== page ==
Do’s and Don’ts: A Content Marketer’s Guide to Advocacy

July 20, 2017
Chandler Watts, Proposal and Marketing Writer

Do you groan as soon as you see a marketing email come into your inbox?

These emails, ads, and social content are constantly splattered across your life – any hour of any day – and the common reaction is one of eye rolls and grumbles.

“Not another one!”

“Just another email trying to sell me something – delete.” 

“Why do I need 13 emails from a clothing company that I bought one shirt from three years ago?”

It’s these tactics that can easily make people skeptical and assume marketing automatically equates to pushy sales tactics – strategies that do not build up a strong customer base.

However, marketing is an ever-changing industry built on the needs of the customer. Consumers are changing how and why they choose what products they invest in and what businesses to interact with, and marketing professionals must adjust to address those fluctuations. Now, 50% of Americans over 18 years old spend more than an hour on social media every day, and a third of these users report engaging with their favorite brands by reading and sharing their posts. That’s why deciding what content you put in front of the consumer is imperative to building out strong campaigns that attract –and not scare away – potential clients.

But advocacy isn’t about selling t-shirts. How does content marketing relate to advocacy?

The same changes facing marketing campaigns can be said about your advocacy campaigns. You don’t want a grumble and groan when your communications reach your audiences’ inboxes. You want to motivate them to learn about your issues and your organization’s goals, and get involved in your campaign in a genuine way. Content marketing – the approach of creating and distributing appropriate and substantial content to draw in your audiences – can provide pivotal tips for approaching your audiences with authenticity and effectiveness. Some of these tips include:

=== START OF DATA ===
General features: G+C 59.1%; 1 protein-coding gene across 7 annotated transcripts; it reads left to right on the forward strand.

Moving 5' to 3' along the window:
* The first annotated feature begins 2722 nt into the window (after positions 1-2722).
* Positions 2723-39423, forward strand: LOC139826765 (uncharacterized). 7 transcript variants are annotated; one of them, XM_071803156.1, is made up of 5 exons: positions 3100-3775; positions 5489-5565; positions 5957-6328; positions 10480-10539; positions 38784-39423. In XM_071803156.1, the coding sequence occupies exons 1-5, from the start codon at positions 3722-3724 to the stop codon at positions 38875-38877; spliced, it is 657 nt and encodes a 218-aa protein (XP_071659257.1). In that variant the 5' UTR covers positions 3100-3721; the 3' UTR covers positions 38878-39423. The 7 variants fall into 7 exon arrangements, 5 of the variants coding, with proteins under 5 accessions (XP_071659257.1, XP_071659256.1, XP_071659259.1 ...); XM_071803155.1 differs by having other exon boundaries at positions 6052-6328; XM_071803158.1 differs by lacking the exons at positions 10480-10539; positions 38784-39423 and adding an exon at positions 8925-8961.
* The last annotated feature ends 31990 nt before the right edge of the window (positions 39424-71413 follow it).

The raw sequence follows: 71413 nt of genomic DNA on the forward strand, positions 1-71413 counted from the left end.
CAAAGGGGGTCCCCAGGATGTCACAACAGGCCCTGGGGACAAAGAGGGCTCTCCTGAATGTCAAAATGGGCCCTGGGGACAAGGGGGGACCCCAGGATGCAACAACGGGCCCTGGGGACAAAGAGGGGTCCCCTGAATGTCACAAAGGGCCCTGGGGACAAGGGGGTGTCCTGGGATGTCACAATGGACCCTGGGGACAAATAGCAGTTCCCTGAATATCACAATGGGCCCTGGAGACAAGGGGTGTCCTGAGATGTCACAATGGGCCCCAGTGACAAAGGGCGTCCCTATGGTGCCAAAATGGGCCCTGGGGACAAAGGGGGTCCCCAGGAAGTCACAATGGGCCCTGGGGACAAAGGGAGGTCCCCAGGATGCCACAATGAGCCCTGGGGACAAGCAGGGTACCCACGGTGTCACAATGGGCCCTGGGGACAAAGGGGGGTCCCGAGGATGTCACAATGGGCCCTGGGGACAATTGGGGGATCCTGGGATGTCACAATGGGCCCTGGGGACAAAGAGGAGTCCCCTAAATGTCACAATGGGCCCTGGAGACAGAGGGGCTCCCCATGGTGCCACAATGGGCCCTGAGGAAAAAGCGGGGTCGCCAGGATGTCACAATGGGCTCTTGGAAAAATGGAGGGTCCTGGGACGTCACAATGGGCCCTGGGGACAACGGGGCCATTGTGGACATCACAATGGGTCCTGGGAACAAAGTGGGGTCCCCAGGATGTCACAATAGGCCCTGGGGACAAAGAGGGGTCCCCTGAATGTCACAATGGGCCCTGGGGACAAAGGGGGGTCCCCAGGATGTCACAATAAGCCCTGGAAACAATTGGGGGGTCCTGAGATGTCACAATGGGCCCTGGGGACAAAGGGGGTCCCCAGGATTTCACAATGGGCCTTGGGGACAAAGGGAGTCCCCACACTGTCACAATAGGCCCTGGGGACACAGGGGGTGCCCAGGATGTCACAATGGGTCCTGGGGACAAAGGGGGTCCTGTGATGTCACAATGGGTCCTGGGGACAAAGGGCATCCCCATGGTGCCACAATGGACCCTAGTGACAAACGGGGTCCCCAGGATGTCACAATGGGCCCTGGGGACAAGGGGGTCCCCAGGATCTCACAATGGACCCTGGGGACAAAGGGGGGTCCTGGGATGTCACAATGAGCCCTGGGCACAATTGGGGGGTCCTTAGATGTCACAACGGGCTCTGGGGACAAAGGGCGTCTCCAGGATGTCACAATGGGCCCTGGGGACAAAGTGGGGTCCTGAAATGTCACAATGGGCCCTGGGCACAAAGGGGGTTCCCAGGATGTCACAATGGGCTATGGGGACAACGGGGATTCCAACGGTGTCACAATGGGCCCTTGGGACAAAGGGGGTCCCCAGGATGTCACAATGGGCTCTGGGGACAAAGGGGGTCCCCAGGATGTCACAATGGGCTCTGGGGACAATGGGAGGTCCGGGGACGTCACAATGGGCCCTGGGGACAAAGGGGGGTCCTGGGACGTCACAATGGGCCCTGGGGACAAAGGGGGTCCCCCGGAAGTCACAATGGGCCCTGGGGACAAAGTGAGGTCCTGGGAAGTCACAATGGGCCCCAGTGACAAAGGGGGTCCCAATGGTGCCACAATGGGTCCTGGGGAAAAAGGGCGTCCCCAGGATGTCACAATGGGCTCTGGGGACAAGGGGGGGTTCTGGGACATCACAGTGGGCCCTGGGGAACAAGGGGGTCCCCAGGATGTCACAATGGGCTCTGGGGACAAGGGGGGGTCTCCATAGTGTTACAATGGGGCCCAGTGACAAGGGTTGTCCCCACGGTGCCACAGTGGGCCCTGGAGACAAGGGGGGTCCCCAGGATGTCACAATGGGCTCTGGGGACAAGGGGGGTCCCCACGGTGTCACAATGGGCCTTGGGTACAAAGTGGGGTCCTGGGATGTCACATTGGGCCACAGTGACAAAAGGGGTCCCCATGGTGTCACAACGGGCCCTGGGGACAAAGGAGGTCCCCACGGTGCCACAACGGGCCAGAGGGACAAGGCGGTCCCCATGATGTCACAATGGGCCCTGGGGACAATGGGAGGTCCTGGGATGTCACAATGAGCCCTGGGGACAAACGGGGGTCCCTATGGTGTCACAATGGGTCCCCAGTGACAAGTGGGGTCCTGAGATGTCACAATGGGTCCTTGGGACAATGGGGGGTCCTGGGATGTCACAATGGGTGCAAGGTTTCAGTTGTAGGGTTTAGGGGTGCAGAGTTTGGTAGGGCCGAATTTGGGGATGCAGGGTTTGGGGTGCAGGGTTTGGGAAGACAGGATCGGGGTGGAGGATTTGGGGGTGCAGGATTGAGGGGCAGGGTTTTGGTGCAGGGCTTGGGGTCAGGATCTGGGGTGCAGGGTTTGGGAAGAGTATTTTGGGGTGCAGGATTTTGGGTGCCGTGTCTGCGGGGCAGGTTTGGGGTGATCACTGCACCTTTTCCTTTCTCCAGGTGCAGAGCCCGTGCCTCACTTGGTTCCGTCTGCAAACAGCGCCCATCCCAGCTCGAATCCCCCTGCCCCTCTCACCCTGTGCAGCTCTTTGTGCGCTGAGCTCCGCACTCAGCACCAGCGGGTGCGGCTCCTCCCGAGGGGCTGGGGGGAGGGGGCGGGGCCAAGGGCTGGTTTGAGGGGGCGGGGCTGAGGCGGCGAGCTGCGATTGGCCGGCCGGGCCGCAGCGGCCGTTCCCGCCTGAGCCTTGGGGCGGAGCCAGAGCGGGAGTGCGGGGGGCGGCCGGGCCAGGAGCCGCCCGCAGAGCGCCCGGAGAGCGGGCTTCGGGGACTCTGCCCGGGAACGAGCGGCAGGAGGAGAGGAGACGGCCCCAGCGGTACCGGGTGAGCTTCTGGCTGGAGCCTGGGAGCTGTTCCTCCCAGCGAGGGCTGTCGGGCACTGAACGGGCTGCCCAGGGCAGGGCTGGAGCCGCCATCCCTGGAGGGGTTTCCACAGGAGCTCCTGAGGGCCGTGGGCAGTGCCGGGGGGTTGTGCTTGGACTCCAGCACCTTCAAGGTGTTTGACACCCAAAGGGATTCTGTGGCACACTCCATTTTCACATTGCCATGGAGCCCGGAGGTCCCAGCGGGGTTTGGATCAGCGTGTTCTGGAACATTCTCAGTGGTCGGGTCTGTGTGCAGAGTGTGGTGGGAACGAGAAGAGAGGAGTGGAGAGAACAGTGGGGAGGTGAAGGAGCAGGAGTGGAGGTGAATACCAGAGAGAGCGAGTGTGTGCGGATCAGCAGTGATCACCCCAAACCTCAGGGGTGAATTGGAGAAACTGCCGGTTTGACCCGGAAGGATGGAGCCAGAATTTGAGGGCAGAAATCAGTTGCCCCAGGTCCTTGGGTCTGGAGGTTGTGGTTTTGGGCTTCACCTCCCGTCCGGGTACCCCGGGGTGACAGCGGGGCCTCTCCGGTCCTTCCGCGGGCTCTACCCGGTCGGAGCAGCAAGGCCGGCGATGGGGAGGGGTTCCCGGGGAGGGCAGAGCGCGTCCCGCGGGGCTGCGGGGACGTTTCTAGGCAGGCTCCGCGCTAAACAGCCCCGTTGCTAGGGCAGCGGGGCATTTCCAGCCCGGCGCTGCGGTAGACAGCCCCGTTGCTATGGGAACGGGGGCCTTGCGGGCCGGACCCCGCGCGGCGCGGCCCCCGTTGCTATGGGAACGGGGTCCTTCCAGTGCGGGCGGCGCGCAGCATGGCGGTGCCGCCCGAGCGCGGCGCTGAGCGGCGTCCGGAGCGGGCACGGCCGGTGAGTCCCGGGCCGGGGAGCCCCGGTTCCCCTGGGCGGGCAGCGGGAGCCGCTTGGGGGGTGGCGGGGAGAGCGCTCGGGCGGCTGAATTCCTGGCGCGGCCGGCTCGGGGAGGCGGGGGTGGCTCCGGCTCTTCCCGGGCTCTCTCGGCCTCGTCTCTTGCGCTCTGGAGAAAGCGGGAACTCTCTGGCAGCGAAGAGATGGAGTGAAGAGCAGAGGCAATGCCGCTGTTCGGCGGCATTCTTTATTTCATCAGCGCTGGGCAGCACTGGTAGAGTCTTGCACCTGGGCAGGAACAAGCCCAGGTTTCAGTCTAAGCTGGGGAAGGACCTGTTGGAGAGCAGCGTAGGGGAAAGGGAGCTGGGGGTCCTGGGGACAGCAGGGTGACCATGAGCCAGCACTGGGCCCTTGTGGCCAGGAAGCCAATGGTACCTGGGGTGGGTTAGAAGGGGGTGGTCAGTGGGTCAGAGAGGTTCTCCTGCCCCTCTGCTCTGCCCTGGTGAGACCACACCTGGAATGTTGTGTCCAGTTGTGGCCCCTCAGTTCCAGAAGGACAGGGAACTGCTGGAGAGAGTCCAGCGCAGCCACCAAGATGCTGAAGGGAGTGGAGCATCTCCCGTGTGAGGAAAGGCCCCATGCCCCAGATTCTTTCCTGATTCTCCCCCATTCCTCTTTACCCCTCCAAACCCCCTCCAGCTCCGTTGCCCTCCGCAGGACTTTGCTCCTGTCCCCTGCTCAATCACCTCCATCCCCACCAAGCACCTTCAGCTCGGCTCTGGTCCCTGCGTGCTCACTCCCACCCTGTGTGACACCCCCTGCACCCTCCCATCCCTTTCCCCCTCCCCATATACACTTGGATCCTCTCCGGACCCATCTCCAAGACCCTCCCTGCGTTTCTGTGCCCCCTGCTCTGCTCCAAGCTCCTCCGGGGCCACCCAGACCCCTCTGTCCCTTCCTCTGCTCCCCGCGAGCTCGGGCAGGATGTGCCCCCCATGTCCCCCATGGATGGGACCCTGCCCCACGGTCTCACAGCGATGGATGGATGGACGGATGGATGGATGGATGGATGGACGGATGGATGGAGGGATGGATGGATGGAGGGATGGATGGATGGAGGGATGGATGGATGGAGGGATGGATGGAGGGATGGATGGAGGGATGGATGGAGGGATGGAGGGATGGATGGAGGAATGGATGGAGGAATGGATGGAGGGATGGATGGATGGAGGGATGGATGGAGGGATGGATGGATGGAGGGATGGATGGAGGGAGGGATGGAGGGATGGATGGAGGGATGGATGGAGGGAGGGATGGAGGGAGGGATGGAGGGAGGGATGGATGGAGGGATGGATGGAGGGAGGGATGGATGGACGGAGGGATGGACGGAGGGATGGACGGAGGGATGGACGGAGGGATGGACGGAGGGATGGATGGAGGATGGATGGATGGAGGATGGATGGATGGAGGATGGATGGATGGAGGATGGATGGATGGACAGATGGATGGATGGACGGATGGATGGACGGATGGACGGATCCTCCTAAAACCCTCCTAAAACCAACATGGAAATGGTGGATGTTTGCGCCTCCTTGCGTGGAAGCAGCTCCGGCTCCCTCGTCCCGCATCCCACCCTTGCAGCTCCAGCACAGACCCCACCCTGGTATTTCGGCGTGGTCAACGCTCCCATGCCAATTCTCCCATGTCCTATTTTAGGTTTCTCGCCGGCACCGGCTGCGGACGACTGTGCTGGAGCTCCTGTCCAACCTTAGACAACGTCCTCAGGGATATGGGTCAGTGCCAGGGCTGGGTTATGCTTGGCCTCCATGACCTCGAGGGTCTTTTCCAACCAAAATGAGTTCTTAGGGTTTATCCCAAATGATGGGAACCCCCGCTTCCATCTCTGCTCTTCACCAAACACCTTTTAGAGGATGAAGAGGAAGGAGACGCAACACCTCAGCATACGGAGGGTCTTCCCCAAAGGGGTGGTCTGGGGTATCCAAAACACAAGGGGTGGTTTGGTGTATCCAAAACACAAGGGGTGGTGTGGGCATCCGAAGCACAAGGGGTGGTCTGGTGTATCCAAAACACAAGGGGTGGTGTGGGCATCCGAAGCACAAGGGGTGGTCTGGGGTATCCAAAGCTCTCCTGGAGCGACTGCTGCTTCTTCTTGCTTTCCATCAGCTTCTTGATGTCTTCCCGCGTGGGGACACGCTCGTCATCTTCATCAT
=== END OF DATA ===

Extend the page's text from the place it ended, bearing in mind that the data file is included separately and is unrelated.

Do: Scale your content based on platform and audience.

Content varies greatly. From thought leadership pieces to tweets to infographics – content can be visual and verbal. It all depends on your audiences and your platform. Is your audience made up of those who are not tied to a desk? You need visual-heavy content that immediately connects with the audience as they check their phone. Do you have a group of engaged advocates that have the potential to act as champions? These advocates are looking for the meat, and you need to have longer-form thought leadership readily available for those who want to immerse themselves in the information.

Don’t: Regurgitate the same message.

No person wants to receive an email, see a Facebook post, scroll past a tweet, and stumble on an ad that all say the exact same thing within a week’s time – especially if they aren’t connecting with the message in the first place. Each communications medium has its own niche in how audiences prefer to engage and message needs to match the platform. If you plan to execute an outreach campaign over several weeks, make sure your content is dynamic and varied for maximum engagement.

Do: Be consistent (but flexible) to ensure longevity.

Content marketing relies heavily on just being able to get in front of your audience. The same goes for advocacy. Being consistent in your efforts – whether it be a monthly blog post or a biweekly newsletter – is imperative not only in finding advocates but in keeping them as well. When advocates can expect a reliable set of valuable communications from your program, they’ll be more likely to stay and remain engaged. But, be sure to keep your audiences on their toes by throwing in fresh new content and value-added insights to ensure your outreach doesn’t come across as monotonous or anticipated.

Don’t: Forget to connect on a personal level.

It’s rather common for individuals to show a certain amount of distrust around brands, corporations, and businesses in general. Because of this natural inclination, it’s imperative to leverage the ‘power of the people’ to better relate with audiences. By creating a more personal identity, you develop stronger individual connections and build up your reputation with your audiences as a credible source. Segmenting your audience and building content that speaks directly to those specific sectors will also enhance your relationships on a deeper level.

So, next time you feel particularly moved by a marketing email or share your favorite brand’s Facebook post with your social network, remember that, if done correctly, the power of marketing tactics can be harnessed for your advocacy campaigns.


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